The poem came quickly. . .

Fairy dust morning
Silver sun sneaking through pine boughs
Sprinkling sparkles
Sun kissed saplings
Criss crossing
cold swirls twinkling among the trees
Across the yard
A gift
A poem
A fairy dust morning

Then, I was reminded of another day.  It was a day a lot like this one, but without the clutter of children and chores to distract me.  Long ago, with a backpack tucked with pencils and square slips of paper, a water bottle and wool blanket.  It had been ages since I had sketched, but I was prepared.  I entered the woods. . .
It was slow walking through the snow past the old stone chimney standing sentry.  I took a moment to acknowlege, a silent nod, and keep on, this spot is too close to the road, to travelers, to the real world.  I crossed a little bridge over a brook.  The light, wondrous in the woods today, a luminous dappling on snow and ice covered branches, rocks and half rotten logs.  It was a quiet walk, snow crunching softly, loosened by the sun, beneath my feet and only snowfleas unsettled on the surface to keep me company.  I stopped to marvel at how quickly they danced on cold crystals.  Knowing I could not capture their magic with my pencil, I moved further up a knoll, I would know when the place was right. . .

Then there it was, a welcoming log frozen into the snow, a patch of sun warming this glorious spot surrounded by nothing. . . but forest.  All was quiet while I settled onto the warm wool and leaned against the log, pencils, paper ready, I took a sip of icy water and just looked all around me, at everything, and I waited.  Light glittered, illuminating ice traced branches, and the world seemed to shimmer magically around me as I disappeared, still.  This is the spot.  Soon the winter birds come in fluttering and flitting like sprites, a squirrel chattered back, tail twitching a few trees away.  I am forgotten.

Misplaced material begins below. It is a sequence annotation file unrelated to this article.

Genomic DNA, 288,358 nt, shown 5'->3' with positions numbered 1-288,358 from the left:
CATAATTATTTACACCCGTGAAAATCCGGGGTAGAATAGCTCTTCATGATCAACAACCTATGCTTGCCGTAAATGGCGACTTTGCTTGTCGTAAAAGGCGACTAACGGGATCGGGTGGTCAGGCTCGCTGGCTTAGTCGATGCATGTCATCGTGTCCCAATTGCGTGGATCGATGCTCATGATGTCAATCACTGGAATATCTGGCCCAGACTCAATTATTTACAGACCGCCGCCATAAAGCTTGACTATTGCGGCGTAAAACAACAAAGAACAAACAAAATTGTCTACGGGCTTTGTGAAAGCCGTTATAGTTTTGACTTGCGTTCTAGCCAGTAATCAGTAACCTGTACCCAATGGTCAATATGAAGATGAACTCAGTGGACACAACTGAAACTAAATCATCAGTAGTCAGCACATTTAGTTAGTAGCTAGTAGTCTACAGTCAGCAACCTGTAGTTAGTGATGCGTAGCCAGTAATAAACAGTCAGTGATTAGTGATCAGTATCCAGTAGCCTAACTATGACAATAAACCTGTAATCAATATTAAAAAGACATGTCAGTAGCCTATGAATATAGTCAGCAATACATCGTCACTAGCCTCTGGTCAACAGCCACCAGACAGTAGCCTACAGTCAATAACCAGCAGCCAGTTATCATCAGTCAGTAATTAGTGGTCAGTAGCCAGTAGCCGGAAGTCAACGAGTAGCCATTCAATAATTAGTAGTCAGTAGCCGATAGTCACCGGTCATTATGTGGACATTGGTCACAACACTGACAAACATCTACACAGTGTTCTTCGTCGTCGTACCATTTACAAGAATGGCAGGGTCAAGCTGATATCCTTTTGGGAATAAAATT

They are here in this enchanted place.  Twinkling sparks of light on limbs and crystals of snow that surround me.  I can feel their gift and begin to slide my pencil around a square of paper tentatively at first.  Then intuition guides me.  I sketch the magic of a quiet morning in the forest where snowfleas dance and sprites and fairies leave precious gifts.  I sketch light, and line and a love of this moment, in hopes that I can wrap them gently and take them home to treasure.  

As the sun rose higher in the sky, the glistening frost slowly gave way, snowfleas no longer danced, and I had sketched my fill for the morn.  I rolled up my wool and tucked into my pack and smiled a thank you to the magical ones who shared a gift with me today.  Then I walked taller out of the woods, off the knoll, across the brook, past the old stone chimney standing sentry.  Back to the road I walk, toward travelers, the real world, and home. . .